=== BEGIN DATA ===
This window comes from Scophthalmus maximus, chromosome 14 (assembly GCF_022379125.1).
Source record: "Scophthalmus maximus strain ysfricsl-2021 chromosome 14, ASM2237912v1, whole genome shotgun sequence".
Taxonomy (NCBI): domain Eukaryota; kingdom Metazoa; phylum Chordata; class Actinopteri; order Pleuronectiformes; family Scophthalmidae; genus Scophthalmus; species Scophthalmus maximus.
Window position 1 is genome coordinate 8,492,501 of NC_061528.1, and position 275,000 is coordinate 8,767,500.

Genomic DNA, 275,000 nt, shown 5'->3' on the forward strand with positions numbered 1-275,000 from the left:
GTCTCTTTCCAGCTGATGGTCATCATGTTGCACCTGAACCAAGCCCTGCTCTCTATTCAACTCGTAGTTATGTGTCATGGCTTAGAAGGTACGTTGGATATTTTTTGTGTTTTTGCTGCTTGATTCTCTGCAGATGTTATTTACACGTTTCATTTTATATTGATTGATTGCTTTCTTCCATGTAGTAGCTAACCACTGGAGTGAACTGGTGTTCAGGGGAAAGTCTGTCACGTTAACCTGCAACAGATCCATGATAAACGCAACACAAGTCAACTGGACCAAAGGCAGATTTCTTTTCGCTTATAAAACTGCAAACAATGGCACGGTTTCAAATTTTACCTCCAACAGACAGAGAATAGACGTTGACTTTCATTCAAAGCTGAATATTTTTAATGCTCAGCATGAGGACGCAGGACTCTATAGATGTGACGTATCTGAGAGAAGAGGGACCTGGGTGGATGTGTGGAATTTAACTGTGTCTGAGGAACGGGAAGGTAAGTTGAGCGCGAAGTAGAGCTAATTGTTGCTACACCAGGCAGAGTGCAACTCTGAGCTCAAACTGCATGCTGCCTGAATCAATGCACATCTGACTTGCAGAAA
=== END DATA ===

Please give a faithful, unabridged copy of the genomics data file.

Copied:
This window comes from Scophthalmus maximus, chromosome 14 (assembly GCF_022379125.1).
Source record: "Scophthalmus maximus strain ysfricsl-2021 chromosome 14, ASM2237912v1, whole genome shotgun sequence".
Taxonomy (NCBI): domain Eukaryota; kingdom Metazoa; phylum Chordata; class Actinopteri; order Pleuronectiformes; family Scophthalmidae; genus Scophthalmus; species Scophthalmus maximus.
Window position 1 is genome coordinate 8,492,501 of NC_061528.1, and position 275,000 is coordinate 8,767,500.

Genomic DNA, 275,000 nt, shown 5'->3' on the forward strand with positions numbered 1-275,000 from the left:
GTCTCTTTCCAGCTGATGGTCATCATGTTGCACCTGAACCAAGCCCTGCTCTCTATTCAACTCGTAGTTATGTGTCATGGCTTAGAAGGTACGTTGGATATTTTTTGTGTTTTTGCTGCTTGATTCTCTGCAGATGTTATTTACACGTTTCATTTTATATTGATTGATTGCTTTCTTCCATGTAGTAGCTAACCACTGGAGTGAACTGGTGTTCAGGGGAAAGTCTGTCACGTTAACCTGCAACAGATCCATGATAAACGCAACACAAGTCAACTGGACCAAAGGCAGATTTCTTTTCGCTTATAAAACTGCAAACAATGGCACGGTTTCAAATTTTACCTCCAACAGACAGAGAATAGACGTTGACTTTCATTCAAAGCTGAATATTTTTAATGCTCAGCATGAGGACGCAGGACTCTATAGATGTGACGTATCTGAGAGAAGAGGGACCTGGGTGGATGTGTGGAATTTAACTGTGTCTGAGGAACGGGAAGGTAAGTTGAGCGCGAAGTAGAGCTAATTGTTGCTACACCAGGCAGAGTGCAACTCTGAGCTCAAACTGCATGCTGCCTGAATCAATGCACATCTGACTTGCAGAAA